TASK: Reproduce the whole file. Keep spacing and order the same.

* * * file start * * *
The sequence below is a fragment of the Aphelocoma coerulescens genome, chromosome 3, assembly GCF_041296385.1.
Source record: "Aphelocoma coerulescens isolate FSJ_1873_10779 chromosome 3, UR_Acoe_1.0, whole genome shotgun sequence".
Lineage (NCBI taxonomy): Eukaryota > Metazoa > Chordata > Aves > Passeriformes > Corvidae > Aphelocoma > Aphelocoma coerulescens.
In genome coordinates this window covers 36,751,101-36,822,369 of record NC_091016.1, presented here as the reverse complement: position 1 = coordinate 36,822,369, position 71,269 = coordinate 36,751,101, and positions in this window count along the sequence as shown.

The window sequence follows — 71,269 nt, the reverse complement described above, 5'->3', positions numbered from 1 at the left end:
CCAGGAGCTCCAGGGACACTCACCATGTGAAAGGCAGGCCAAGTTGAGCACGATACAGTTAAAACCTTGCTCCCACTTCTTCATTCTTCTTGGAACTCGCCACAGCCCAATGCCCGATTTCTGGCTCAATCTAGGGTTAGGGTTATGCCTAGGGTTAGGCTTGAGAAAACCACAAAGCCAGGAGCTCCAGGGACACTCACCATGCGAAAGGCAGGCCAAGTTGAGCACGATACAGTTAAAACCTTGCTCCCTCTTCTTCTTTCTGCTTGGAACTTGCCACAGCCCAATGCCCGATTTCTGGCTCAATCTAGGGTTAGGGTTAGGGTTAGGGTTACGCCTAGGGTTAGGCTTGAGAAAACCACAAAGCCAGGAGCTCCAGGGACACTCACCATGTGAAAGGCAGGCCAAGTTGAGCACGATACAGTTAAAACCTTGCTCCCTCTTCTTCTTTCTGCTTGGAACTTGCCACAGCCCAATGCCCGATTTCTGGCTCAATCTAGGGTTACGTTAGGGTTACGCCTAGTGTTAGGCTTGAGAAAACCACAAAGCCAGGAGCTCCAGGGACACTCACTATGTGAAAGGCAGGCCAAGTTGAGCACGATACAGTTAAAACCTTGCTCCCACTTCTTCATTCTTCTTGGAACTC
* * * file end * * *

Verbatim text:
The sequence below is a fragment of the Aphelocoma coerulescens genome, chromosome 3, assembly GCF_041296385.1.
Source record: "Aphelocoma coerulescens isolate FSJ_1873_10779 chromosome 3, UR_Acoe_1.0, whole genome shotgun sequence".
Lineage (NCBI taxonomy): Eukaryota > Metazoa > Chordata > Aves > Passeriformes > Corvidae > Aphelocoma > Aphelocoma coerulescens.
In genome coordinates this window covers 36,751,101-36,822,369 of record NC_091016.1, presented here as the reverse complement: position 1 = coordinate 36,822,369, position 71,269 = coordinate 36,751,101, and positions in this window count along the sequence as shown.

The window sequence follows — 71,269 nt, the reverse complement described above, 5'->3', positions numbered from 1 at the left end:
CCAGGAGCTCCAGGGACACTCACCATGTGAAAGGCAGGCCAAGTTGAGCACGATACAGTTAAAACCTTGCTCCCACTTCTTCATTCTTCTTGGAACTCGCCACAGCCCAATGCCCGATTTCTGGCTCAATCTAGGGTTAGGGTTATGCCTAGGGTTAGGCTTGAGAAAACCACAAAGCCAGGAGCTCCAGGGACACTCACCATGCGAAAGGCAGGCCAAGTTGAGCACGATACAGTTAAAACCTTGCTCCCTCTTCTTCTTTCTGCTTGGAACTTGCCACAGCCCAATGCCCGATTTCTGGCTCAATCTAGGGTTAGGGTTAGGGTTAGGGTTACGCCTAGGGTTAGGCTTGAGAAAACCACAAAGCCAGGAGCTCCAGGGACACTCACCATGTGAAAGGCAGGCCAAGTTGAGCACGATACAGTTAAAACCTTGCTCCCTCTTCTTCTTTCTGCTTGGAACTTGCCACAGCCCAATGCCCGATTTCTGGCTCAATCTAGGGTTACGTTAGGGTTACGCCTAGTGTTAGGCTTGAGAAAACCACAAAGCCAGGAGCTCCAGGGACACTCACTATGTGAAAGGCAGGCCAAGTTGAGCACGATACAGTTAAAACCTTGCTCCCACTTCTTCATTCTTCTTGGAACTC